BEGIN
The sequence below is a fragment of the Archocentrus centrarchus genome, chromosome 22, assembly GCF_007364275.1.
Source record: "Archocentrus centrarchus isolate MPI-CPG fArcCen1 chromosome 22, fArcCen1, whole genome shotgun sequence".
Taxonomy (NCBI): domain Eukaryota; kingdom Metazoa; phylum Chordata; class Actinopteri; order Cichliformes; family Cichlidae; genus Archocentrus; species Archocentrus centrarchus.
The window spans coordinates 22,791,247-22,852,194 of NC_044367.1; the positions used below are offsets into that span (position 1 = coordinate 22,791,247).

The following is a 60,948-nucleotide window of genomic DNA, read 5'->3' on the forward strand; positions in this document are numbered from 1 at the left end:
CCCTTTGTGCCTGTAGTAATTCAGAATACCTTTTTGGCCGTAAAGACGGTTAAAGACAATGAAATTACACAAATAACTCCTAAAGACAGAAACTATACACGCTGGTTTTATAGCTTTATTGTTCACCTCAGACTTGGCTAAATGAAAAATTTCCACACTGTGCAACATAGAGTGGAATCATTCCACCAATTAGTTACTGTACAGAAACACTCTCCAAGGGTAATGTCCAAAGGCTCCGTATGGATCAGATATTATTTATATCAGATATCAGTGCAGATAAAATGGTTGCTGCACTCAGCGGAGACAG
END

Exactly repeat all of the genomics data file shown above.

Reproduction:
The sequence below is a fragment of the Archocentrus centrarchus genome, chromosome 22, assembly GCF_007364275.1.
Source record: "Archocentrus centrarchus isolate MPI-CPG fArcCen1 chromosome 22, fArcCen1, whole genome shotgun sequence".
Taxonomy (NCBI): domain Eukaryota; kingdom Metazoa; phylum Chordata; class Actinopteri; order Cichliformes; family Cichlidae; genus Archocentrus; species Archocentrus centrarchus.
The window spans coordinates 22,791,247-22,852,194 of NC_044367.1; the positions used below are offsets into that span (position 1 = coordinate 22,791,247).

The following is a 60,948-nucleotide window of genomic DNA, read 5'->3' on the forward strand; positions in this document are numbered from 1 at the left end:
CCCTTTGTGCCTGTAGTAATTCAGAATACCTTTTTGGCCGTAAAGACGGTTAAAGACAATGAAATTACACAAATAACTCCTAAAGACAGAAACTATACACGCTGGTTTTATAGCTTTATTGTTCACCTCAGACTTGGCTAAATGAAAAATTTCCACACTGTGCAACATAGAGTGGAATCATTCCACCAATTAGTTACTGTACAGAAACACTCTCCAAGGGTAATGTCCAAAGGCTCCGTATGGATCAGATATTATTTATATCAGATATCAGTGCAGATAAAATGGTTGCTGCACTCAGCGGAGACAG